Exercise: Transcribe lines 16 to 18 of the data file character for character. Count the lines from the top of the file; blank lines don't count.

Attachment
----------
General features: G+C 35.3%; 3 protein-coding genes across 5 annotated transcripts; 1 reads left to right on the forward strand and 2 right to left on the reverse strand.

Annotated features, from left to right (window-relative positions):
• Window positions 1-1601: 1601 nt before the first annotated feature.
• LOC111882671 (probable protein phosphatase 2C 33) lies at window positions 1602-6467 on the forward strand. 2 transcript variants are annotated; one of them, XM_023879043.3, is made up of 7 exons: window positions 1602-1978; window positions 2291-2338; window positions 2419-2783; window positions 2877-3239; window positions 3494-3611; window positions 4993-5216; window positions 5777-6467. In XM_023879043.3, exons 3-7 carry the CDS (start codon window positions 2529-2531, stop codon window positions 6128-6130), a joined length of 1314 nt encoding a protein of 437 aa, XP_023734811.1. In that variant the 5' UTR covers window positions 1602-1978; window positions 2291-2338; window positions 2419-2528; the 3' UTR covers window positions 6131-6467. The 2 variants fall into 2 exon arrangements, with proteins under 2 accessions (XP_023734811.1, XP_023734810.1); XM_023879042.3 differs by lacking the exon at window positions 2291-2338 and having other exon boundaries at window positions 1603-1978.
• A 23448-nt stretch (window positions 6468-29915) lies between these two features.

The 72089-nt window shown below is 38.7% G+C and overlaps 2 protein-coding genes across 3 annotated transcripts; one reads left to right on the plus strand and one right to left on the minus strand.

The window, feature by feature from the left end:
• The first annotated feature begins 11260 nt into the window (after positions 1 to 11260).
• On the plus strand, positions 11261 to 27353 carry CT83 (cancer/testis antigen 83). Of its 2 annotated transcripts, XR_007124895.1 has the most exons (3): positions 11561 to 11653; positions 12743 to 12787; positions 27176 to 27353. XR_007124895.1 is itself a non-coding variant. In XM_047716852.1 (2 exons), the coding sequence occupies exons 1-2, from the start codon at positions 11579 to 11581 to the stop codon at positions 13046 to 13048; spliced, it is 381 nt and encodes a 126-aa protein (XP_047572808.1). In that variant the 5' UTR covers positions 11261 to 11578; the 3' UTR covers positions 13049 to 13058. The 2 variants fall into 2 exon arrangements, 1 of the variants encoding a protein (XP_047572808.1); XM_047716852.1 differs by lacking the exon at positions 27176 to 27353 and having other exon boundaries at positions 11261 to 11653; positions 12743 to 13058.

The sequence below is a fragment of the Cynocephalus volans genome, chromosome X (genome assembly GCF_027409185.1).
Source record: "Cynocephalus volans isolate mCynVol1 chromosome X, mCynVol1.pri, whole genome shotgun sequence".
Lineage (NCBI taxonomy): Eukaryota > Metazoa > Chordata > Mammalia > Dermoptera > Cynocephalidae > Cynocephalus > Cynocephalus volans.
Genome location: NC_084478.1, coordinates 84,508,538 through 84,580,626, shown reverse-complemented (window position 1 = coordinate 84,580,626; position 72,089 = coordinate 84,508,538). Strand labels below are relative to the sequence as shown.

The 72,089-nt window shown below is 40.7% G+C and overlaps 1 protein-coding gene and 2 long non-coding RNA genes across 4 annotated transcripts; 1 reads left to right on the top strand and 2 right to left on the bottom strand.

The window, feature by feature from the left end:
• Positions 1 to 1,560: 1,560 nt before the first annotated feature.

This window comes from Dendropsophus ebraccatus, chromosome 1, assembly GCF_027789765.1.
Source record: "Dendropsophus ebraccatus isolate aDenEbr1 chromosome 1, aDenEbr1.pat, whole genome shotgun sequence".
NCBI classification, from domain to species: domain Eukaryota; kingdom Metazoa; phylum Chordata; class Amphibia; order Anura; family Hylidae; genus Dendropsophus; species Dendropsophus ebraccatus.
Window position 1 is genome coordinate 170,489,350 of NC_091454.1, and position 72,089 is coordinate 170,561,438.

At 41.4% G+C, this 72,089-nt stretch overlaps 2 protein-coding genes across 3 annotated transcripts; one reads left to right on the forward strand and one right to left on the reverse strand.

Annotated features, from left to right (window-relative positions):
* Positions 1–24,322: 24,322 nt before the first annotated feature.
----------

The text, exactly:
• Positions 1 to 1,560: 1,560 nt before the first annotated feature.

This window comes from Dendropsophus ebraccatus, chromosome 1, assembly GCF_027789765.1.
Source record: "Dendropsophus ebraccatus isolate aDenEbr1 chromosome 1, aDenEbr1.pat, whole genome shotgun sequence".